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Two bills that were shelved back in January will be discussed following Likud MK Danny Danon's success in attaining 25 MKs' signatures to call a special session during the Knesset's 39-day spring recess.
The recent Israeli High Court ruling striking down the compromise agreement between Israel’s government and the residents of Migron was logical. It was a realistic commentary on the state of affairs between the government and the court. In truth, the question that was laid at the High Court’s doorstep was not about Migron and not about property rights. It was much more basic than that. The question that the High Court was asked to decide was to whom the Land of Israel belongs.
It’s crunch time as Pesach is rapidly approaching. Yishai delves into deep thoughts on the holiday with Rabbi Shimshon Nadel. Then insights into the state of the Jewish world from Chicagoan Jack Berger, a scholar of Jewish history and experienced Israel advocate. Third up, a Migron insider (Aviela Deitch) walks us through the birth of the community up to the present. Don't miss the final segment featuring a powerful presentation from Yehuda HaKohen that will wake up and enliven the inner Jew among the pre-Pesach stress.
The Binyamin region, where the biblical tribe of Benjamin settled, is a collection of mountains. There is no flatland between these mountains. The process of Migron’s development could be seen by any complainant for the seven years preceding this suit. What’s more, the plaintiffs were not listed as the Arab "landowners", but rather as Peace Now on the complainants’ behalf.
The actual question has almost nothing to do with the Palestinian Arabs and whether they have a state. It has to do with whether the Jews can continue to have one. There is a huge amount of human energy and financial resources that are being wasted in support of the Palestinians. It wouldn’t be necessary if the world could simply get used to the idea of a Jewish state.
Recently, the court refused to accept the deal and annulled the Benny Begin agreement. In my opinion, this is a blessing that will lead to a better outcome for this community and for the future of other such communities in Judea and Samaria. Historically, the settlement movement in Judea and Samaria has always come out stronger when obstacles are put in its way.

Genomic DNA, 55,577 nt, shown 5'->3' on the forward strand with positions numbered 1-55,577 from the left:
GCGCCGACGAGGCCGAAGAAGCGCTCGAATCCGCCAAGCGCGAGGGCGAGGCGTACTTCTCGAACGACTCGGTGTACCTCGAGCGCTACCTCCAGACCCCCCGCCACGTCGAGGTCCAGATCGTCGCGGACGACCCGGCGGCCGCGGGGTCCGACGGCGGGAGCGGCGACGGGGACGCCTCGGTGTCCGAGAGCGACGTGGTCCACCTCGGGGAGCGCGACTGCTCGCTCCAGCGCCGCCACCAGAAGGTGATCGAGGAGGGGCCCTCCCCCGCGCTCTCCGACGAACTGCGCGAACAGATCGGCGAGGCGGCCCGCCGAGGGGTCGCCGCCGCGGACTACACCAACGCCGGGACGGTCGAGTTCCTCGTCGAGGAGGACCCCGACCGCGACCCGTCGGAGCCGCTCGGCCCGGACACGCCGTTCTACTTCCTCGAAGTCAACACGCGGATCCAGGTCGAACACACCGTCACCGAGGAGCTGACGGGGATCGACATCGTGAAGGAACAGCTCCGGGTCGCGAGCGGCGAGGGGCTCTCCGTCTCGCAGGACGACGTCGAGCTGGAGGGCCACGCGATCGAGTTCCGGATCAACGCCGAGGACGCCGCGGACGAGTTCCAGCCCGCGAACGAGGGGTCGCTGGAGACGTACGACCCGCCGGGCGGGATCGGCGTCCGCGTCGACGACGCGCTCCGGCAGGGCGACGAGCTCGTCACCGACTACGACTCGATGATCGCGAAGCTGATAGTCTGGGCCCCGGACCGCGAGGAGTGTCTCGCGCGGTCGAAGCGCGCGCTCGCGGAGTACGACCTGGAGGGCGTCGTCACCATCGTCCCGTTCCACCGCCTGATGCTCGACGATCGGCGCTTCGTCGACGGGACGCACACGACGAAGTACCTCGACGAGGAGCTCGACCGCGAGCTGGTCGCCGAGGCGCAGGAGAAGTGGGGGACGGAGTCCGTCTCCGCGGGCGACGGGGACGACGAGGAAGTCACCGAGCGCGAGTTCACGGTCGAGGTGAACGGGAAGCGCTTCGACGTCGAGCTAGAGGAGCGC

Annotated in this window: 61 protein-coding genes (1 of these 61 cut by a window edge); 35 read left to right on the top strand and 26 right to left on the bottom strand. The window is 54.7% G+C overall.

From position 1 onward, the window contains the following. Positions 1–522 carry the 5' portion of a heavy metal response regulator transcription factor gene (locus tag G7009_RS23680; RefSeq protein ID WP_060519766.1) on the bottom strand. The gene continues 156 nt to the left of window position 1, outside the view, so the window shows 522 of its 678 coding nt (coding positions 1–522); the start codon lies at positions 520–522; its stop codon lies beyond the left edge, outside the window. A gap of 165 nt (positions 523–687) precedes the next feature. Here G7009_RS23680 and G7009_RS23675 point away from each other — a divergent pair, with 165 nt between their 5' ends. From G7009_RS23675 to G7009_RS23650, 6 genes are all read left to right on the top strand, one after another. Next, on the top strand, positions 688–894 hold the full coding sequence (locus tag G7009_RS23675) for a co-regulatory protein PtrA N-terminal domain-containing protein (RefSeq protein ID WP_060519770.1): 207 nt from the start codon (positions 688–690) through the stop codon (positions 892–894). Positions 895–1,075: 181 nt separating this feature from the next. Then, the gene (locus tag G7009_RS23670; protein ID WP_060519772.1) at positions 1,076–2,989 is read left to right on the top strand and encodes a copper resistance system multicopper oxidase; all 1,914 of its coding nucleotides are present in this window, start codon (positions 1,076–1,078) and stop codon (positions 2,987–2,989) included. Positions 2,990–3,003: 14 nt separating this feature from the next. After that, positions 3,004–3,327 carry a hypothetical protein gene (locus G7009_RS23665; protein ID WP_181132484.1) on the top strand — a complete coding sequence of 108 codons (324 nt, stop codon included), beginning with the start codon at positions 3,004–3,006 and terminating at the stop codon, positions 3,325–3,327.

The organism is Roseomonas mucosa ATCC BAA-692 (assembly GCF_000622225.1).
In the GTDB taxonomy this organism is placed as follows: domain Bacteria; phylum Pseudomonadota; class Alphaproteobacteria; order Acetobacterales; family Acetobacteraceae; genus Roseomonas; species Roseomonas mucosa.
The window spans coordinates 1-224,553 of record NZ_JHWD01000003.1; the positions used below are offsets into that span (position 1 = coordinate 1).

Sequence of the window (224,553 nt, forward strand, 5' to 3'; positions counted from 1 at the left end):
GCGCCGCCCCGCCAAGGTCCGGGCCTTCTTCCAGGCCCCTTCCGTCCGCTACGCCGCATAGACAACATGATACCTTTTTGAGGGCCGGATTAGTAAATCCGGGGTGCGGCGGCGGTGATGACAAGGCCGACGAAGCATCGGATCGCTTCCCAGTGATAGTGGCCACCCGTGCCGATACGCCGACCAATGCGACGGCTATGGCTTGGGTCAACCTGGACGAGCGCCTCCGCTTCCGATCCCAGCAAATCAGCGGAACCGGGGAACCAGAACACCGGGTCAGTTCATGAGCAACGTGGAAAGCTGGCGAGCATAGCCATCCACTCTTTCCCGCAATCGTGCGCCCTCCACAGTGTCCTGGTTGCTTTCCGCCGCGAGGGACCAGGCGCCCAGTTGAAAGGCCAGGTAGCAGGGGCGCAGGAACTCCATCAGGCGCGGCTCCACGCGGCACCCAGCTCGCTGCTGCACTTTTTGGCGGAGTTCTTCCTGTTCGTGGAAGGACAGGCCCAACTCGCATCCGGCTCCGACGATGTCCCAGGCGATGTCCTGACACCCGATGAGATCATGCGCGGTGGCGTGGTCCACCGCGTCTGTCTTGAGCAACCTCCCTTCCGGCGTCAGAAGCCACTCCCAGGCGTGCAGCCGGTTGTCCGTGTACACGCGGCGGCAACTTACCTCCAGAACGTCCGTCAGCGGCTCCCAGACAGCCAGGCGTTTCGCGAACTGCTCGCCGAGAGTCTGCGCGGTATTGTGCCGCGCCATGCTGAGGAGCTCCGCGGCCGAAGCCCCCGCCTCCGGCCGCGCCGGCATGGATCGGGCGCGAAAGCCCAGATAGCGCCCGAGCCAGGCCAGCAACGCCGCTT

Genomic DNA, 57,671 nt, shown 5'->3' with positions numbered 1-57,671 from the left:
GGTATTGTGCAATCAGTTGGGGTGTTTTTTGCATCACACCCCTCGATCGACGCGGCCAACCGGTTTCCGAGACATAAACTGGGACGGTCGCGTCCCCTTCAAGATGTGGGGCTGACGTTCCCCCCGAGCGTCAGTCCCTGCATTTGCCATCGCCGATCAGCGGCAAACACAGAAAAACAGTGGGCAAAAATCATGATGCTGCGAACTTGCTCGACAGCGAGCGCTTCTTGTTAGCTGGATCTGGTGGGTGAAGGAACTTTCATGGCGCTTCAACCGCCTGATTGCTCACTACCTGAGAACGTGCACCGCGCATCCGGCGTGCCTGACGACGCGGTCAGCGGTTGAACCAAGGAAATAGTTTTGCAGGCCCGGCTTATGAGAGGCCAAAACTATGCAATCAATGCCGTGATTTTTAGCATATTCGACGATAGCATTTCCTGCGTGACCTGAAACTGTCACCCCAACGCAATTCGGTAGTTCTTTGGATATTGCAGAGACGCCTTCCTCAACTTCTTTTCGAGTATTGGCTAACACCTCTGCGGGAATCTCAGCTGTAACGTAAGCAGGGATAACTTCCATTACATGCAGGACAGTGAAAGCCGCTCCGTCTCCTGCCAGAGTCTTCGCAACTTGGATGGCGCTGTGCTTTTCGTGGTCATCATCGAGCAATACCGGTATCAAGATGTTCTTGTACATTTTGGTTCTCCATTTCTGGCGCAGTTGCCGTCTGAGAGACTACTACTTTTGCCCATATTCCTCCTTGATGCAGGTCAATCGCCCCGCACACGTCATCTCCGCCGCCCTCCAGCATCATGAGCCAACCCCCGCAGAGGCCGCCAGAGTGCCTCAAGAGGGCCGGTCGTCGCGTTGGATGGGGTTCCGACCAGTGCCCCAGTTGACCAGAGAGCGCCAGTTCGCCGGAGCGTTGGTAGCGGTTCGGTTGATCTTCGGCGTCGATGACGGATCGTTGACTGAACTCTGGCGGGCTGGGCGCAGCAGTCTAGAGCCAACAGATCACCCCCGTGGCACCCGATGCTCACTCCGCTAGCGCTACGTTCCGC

The High Court on Sunday rejected the settlement deal between the State and the residents of the outpost Migron, allowing an extension of their evacuation date until August this year, and not next weekend, as was the original decision. But Deputy Knesset Speaker MK Danon threatens "If the court does not approve the Migron agreement, we will confirm it via primary legislation."
Some 13 years after its establishment, and six years after the court case on the settlement's legality began, all the residents of Migron, a large outposts in Judea and Samaria, arrived Sunday night at their local synagogue and signed an affidavit to be submitted to the court, committing to leave their homes voluntarily and without any forced eviction in three and a half years.
I do not like to give advice to people in times of distress. Every time a settlement facing destruction begins to debate whether to take the “offer” (in other words, the extortion) to leave or to cling to its principles and its place, I adopt our Sages’ advice to not judge others until I am in their place.
Migron is largest outpost community in Judea and Samaria.
Migron's residents are not waiting for politicians to change their fate and are offering a one million shekel reward to anyone who can provide legal proof that Migron is owned by its residents and is not private Arab land.
Netanyahu supports MK Benny Begin's proposal for evacuating Migron.
MKs Begin, Eitan, and Meridor implore PM Netanyahu to enforce High Court decision.
Comments come a day after Habayit Hayehudi threatens to leave coalition over the issue.
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